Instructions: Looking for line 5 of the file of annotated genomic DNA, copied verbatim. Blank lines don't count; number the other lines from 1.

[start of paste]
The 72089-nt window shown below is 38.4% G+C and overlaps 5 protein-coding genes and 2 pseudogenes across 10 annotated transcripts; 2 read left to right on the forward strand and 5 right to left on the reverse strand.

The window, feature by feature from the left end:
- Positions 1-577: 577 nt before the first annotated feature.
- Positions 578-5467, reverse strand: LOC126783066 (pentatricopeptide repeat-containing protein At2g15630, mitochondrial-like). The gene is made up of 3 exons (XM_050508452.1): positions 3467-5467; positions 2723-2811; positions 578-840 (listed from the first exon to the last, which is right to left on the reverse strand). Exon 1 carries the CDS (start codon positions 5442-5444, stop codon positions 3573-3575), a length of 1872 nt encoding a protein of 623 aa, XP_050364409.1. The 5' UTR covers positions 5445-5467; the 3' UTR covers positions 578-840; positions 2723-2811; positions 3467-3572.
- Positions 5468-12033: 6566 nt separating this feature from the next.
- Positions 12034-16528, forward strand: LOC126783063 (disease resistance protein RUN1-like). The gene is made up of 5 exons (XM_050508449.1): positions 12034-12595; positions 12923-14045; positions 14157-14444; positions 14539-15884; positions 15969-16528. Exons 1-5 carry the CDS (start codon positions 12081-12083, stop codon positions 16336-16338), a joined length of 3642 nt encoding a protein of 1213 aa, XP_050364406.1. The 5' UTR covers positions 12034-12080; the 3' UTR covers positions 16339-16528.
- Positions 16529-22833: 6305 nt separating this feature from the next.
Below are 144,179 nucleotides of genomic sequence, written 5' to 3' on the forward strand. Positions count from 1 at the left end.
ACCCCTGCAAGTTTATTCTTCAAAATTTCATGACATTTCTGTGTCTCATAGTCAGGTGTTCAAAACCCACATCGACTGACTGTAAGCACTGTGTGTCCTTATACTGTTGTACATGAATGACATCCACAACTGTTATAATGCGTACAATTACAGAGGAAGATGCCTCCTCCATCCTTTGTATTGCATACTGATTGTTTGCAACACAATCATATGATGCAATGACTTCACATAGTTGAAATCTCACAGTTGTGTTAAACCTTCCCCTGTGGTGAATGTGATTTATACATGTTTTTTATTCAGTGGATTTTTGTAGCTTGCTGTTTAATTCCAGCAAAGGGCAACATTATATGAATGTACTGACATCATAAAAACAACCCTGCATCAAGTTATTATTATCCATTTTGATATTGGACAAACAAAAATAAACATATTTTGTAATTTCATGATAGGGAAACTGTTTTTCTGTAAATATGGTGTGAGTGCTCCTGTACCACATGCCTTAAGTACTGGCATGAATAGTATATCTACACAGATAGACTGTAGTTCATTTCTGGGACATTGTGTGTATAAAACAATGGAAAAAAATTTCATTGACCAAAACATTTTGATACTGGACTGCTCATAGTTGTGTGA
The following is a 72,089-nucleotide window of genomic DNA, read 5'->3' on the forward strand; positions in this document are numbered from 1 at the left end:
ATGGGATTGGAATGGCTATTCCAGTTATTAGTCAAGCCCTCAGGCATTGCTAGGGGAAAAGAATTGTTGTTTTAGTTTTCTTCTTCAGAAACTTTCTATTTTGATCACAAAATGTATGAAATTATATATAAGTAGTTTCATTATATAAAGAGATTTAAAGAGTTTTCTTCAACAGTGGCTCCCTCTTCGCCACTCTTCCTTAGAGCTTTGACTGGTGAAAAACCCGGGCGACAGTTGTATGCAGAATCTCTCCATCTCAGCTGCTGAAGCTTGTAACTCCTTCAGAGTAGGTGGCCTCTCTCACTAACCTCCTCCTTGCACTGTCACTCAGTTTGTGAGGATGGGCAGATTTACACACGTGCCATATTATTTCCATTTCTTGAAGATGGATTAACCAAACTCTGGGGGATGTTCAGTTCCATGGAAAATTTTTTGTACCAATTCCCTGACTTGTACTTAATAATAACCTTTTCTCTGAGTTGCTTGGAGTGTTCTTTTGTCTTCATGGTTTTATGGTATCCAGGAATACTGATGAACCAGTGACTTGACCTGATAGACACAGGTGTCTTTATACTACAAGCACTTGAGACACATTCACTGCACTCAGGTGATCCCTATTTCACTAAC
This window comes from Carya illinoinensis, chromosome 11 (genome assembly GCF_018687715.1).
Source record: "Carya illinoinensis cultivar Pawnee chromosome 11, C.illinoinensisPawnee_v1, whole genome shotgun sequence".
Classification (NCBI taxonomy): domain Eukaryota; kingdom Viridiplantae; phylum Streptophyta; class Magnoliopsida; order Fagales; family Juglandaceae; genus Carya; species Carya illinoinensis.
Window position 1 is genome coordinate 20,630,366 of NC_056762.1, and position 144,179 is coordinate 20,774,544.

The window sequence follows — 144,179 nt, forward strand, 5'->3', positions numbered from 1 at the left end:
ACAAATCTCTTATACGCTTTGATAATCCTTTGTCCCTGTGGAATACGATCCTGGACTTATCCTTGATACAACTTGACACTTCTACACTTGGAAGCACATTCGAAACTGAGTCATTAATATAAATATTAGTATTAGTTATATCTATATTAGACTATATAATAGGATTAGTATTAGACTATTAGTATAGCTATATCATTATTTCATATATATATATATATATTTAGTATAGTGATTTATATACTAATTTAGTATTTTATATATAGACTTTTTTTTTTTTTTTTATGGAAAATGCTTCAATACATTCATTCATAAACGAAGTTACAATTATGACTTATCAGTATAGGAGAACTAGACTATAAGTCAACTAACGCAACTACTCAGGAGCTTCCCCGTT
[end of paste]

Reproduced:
- Positions 5468-12033: 6566 nt separating this feature from the next.